National debt hits N8.32tn – DMO
Figures from the Debt Management Office (DMO) on Monday revealed that Nigeria's total debt currently stands at N8.32tn ($53.42bn)
The latest statistics showed that as of September 30, 2013, the total debt comprised the external debts of the Federal Government and the state governments as well as the domestic debt component of the Federal Government.
This means that the data did not include the domestic debt component of the 36 states of the federation and the Federal Capital Territory Administration.
A breakdown of the debts showed that the external debts of both the Federal and state governments stood at N1.28tn ($8.26bn) as of September 30.
Much of the debts, however, were incurred by the Federal Government from domestic sources as these contributed N7.03tn ($4.15bn) to the total debt stock.
A further breakdown of the domestic component of the total debt stock showed that the Federal Government Bonds contributed N4.22tn or 59.93 per cent of the domestic debt.
The Nigerian Treasury Bills accounted for N2.48tn or 35.31 per cent of the domestic debt component. Treasury Bonds, on the other hand, accounted for N334.56bn or 4.76 per cent of the domestic debt of the Federal Government.
The Nigerian Treasury Bills accounted for N2.48tn or 36.25 per cent of the domestic debt component.
On the other hand, Treasury Bills accounted for N334.56bn or 4.88 per cent of the total domestic debt owed by the Federal Government.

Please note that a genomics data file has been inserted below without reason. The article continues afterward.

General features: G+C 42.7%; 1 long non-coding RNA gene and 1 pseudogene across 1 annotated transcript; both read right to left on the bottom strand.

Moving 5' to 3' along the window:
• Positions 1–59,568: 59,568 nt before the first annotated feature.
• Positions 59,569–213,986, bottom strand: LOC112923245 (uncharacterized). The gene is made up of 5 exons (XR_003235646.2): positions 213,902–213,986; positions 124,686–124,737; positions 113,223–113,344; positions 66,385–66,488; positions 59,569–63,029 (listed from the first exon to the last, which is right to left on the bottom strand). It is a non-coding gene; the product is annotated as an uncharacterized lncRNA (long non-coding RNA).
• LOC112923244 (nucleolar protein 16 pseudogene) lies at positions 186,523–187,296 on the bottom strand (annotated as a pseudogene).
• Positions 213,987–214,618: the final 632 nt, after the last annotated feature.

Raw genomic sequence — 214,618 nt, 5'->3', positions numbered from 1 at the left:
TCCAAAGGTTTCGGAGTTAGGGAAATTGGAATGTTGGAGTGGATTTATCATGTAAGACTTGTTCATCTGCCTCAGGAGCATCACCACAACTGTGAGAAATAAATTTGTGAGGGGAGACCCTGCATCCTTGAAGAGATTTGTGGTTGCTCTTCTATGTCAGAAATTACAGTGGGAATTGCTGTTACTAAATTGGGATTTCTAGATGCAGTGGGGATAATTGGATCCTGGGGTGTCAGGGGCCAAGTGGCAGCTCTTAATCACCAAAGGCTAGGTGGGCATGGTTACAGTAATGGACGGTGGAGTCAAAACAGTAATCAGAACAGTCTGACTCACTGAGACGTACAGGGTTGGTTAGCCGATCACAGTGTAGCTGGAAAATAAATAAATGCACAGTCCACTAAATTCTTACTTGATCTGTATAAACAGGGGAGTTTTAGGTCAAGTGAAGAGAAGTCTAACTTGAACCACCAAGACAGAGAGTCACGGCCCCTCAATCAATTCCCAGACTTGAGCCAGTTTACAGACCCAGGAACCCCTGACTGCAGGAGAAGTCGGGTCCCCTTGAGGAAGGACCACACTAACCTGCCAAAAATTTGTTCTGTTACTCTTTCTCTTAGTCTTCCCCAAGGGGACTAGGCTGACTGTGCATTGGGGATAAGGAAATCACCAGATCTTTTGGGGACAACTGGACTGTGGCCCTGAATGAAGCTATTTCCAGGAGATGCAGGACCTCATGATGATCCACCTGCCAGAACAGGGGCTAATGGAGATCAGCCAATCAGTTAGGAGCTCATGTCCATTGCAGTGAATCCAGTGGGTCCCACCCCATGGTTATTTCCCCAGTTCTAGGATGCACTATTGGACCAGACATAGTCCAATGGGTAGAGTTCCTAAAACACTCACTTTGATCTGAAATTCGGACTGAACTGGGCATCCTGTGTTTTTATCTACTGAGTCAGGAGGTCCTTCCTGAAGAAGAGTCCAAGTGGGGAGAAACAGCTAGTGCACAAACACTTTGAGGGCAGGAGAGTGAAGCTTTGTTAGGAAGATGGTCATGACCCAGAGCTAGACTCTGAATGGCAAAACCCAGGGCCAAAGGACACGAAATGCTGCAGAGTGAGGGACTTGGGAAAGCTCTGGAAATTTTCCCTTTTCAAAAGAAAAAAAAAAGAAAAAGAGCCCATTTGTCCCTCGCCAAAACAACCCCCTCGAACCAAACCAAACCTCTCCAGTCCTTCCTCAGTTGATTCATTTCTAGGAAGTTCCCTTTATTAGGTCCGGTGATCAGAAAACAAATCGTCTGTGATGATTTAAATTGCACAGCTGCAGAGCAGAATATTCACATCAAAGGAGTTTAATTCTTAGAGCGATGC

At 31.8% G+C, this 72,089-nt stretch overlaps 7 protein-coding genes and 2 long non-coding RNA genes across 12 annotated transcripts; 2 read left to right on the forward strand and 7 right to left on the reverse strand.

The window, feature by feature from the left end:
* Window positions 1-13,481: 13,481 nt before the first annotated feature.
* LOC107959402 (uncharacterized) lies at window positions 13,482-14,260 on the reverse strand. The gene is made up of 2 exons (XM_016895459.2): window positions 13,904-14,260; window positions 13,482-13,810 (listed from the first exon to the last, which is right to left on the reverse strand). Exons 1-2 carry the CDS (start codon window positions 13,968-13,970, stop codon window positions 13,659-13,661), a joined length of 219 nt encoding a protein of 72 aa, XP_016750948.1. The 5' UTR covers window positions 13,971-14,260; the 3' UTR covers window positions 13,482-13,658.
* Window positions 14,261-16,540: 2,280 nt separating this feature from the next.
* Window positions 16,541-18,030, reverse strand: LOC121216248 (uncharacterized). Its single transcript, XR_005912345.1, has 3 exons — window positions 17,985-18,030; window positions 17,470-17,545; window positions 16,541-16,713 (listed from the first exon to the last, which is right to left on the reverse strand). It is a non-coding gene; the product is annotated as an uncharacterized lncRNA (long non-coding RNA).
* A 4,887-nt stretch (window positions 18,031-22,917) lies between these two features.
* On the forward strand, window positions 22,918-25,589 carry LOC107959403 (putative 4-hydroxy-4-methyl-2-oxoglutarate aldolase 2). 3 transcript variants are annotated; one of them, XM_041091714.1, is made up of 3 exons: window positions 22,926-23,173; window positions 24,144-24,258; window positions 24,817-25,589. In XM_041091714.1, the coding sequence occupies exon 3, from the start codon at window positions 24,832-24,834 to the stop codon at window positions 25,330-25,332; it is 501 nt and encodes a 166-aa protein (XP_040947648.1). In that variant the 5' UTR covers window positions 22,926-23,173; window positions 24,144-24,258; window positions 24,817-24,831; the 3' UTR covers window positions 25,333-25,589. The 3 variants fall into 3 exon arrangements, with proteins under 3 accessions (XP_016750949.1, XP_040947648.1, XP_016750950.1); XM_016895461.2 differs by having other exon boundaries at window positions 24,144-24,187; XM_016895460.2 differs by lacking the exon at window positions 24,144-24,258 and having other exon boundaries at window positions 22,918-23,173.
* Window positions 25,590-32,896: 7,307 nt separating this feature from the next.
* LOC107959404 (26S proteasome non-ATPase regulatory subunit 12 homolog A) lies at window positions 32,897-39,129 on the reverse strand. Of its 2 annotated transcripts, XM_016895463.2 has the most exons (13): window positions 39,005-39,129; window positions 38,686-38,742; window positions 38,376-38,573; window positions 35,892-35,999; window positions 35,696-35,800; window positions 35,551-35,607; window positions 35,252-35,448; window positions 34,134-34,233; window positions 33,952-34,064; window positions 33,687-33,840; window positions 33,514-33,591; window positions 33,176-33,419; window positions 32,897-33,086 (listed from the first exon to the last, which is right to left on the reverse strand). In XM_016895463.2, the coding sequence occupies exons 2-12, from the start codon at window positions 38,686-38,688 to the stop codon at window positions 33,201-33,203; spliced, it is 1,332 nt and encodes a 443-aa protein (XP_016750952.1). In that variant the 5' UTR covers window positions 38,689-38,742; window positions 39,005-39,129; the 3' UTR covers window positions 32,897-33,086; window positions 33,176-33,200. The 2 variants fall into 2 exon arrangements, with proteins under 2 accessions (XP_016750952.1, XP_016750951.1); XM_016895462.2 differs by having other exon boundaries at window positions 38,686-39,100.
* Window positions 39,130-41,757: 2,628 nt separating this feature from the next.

The Director-General of the DMO, Dr. Abraham Nwankwo, had recently said that compared to the level of foreign debt, the Federal Government had over-borrowed from domestic sources.
While unfolding the nation's Middle Term Debt Management Strategy, which was approved by the Executive Council of Nigeria, Nwankwo said there was an urgent need to rebalance the structure of the nation's debt because the interest rate payable on domestic debt was too high.
He said the ratio of the Federal Government's domestic debt stood at 88 per cent while that of the foreign debt stood at 12 per cent.
Nwankwo said the appropriate ratio should be 60 per cent for domestic debt and 40 per cent for foreign debt, adding that the newly approved Medium Term Debt Management Strategy would seek to achieve this ratio.
One of the ways of doing this is through the establishment of a sinking fund for retiring local debts that get matured. The second way is by borrowing more from foreign sources.
Nwankwo said, 'The main objective of the Medium Term Debts is to develop a strategy that would meet the financing needs of the government at a minimum cost, maintain risk at a prudent level and support the development of the market.'